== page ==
In May 2017, the first Solvency and Financial Condition Reports (SFCRs) were published for year-end 2016. This report by Milliman consultants provides a summary of key solvency information related to various life and non-life insurance entities in the Netherlands based on their SFCRs. The report also focuses on the largest consolidated insurance groups.
This report by Milliman consultants summarises the Solvency and Financial Condition Reports of the main players in the life and non-life insurance business in Luxembourg. It focusses on the largest insurance entities in Luxembourg as well as some large reinsurance entities and includes an overview of the factors determining the Solvency Capital Requirement ratio.
In May 2017, the first Solvency and Financial Condition Reports (SFCRs) were published for year-end 2016. The SFCRs contain a significant amount of information, including details of the company’s performance over the reporting period, systems of governance, risk profile, valuation basis and capital requirements. This report by Milliman consultants is a summary of the SFCRs for the main players in the life, non-life and health insurance business in Belgium, focussing on a subset of insurers in the Belgian market.
On 10 October 2017, the new Dutch government Rutte III of the VVD, CDA, D66 and ChristenUnie presented their Coalition Agreement. In ‘Confidence in the future, Government Agreement 2017-2021,’ the government provides an overview of the intended objectives including expected budget.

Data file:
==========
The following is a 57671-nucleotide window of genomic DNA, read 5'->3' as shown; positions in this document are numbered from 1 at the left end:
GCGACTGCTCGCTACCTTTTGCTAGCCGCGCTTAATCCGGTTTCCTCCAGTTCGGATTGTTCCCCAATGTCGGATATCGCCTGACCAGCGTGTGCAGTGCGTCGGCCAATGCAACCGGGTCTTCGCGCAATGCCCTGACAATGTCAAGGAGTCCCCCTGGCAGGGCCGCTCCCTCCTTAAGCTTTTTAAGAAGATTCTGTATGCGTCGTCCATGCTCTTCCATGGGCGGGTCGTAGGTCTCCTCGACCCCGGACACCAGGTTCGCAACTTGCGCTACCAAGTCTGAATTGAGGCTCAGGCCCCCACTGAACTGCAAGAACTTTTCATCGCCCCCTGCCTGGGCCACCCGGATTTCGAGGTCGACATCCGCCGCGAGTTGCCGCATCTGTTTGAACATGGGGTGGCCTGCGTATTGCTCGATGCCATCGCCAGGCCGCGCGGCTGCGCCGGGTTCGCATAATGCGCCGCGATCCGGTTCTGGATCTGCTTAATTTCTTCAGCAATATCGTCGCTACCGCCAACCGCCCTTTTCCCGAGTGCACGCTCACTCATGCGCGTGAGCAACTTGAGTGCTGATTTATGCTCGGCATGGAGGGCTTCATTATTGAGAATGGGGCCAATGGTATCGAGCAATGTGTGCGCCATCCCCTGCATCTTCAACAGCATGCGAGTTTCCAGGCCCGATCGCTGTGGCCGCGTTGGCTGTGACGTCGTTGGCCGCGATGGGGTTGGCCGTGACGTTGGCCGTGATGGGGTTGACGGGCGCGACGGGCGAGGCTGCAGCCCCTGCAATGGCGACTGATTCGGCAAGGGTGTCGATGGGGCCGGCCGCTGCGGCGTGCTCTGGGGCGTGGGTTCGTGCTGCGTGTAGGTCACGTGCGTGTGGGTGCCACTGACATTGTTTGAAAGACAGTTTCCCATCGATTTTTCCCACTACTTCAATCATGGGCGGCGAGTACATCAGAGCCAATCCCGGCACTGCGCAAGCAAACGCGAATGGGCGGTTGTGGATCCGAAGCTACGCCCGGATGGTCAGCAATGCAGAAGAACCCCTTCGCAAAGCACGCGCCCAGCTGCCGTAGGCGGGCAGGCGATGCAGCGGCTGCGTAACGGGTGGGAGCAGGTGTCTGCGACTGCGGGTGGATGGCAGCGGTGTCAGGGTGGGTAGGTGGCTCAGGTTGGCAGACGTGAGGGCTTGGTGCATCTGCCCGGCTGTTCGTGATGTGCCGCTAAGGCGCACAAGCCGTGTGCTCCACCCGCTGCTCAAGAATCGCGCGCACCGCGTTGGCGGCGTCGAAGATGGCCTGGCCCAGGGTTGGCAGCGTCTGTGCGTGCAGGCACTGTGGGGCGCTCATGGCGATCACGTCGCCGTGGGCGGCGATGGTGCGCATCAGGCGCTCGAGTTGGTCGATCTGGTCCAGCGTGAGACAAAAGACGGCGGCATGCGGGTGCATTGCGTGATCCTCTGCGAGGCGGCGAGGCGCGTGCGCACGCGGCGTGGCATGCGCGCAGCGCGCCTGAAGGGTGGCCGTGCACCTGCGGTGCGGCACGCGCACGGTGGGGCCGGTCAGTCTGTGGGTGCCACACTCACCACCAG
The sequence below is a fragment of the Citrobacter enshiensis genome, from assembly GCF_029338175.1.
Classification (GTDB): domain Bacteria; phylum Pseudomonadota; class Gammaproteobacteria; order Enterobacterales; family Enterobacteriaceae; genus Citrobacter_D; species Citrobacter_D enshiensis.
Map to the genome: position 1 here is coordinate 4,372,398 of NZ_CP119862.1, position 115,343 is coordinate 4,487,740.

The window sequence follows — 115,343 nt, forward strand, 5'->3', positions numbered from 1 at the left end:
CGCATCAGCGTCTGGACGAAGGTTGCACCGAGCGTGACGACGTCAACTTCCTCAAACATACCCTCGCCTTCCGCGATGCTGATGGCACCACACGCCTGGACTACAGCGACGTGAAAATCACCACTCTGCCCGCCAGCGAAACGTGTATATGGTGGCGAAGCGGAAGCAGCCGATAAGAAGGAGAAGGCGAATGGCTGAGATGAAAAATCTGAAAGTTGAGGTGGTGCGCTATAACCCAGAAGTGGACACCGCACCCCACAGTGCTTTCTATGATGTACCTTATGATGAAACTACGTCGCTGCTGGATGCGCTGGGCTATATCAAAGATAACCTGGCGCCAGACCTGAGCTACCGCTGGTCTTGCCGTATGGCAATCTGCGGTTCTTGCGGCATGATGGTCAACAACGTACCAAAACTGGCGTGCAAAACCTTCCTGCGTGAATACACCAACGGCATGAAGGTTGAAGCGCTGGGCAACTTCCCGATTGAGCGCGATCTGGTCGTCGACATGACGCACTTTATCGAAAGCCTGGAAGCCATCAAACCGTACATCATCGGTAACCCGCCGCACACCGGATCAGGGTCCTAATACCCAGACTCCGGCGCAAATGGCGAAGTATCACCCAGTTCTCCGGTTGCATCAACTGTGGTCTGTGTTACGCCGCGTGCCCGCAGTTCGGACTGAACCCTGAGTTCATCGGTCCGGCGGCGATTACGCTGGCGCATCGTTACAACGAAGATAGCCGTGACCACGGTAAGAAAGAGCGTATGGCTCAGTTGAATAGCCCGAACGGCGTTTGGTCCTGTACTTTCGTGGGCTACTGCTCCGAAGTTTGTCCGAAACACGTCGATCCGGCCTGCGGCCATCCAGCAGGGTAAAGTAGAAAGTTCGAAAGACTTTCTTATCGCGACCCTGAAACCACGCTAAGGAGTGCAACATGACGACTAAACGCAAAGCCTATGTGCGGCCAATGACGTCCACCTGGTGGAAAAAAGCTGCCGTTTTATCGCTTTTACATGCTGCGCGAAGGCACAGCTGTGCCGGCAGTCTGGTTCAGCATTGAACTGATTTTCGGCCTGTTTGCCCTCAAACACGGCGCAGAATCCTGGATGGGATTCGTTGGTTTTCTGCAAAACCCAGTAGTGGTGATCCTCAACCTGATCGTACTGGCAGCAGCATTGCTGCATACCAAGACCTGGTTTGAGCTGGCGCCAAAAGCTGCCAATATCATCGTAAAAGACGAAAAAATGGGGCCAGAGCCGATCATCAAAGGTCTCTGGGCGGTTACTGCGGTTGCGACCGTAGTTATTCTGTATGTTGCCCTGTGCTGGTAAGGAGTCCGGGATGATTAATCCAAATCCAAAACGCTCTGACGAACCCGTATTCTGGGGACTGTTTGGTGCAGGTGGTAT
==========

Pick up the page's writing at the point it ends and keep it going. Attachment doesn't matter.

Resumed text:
Two proposals regarding the corporate tax will affect the solvency position of insurers under Solvency II. The first proposal is related to decreasing the corporate tax rate from 25% to 21%. The percentage decreases are in the table below:
||Corporate tax rate
Decreasing the corporate tax rate will have a decreasing effect on the level of Loss Absorbing Capacity of Deferred Tax (LAC DT), resulting in a higher Solvency Capital Requirement (SCR). In addition, the eligible own funds backing the SCR may decrease should an insurer have a Deferred Tax Asset (DTA) on the balance sheet.
The second proposal is related to mitigating the carryforward of taxable losses with future taxable profits. Currently, loss in corporate tax rules can be recovered by profit last year (carryback) and nine years into the future (carryforward). In the Coalition Agreement, the carryforward will be limited to six years. The government expects the first saving to be in 2028. The intended effective date of this rule is currently unknown. Given the first saving in 2028, our expectation is that the rule will commence between 2019 and 2022.
The second measure impacts the level of LAC DT as well. This is due to the opportunity of recovering tax receivables from the loss (SCR) as a result of the 1-in-200-year simultaneous shock with tax liabilities from future profits. Profits between the seventh and ninth years cannot be taken into account.
The same counts for the recovery of a DTA with tax liabilities from future profits. This will be more complicated.
Insurers need to realise these new corporate tax regulations when defining their capital policies and when managing stakeholder expectations on the level of the Solvency II ratio.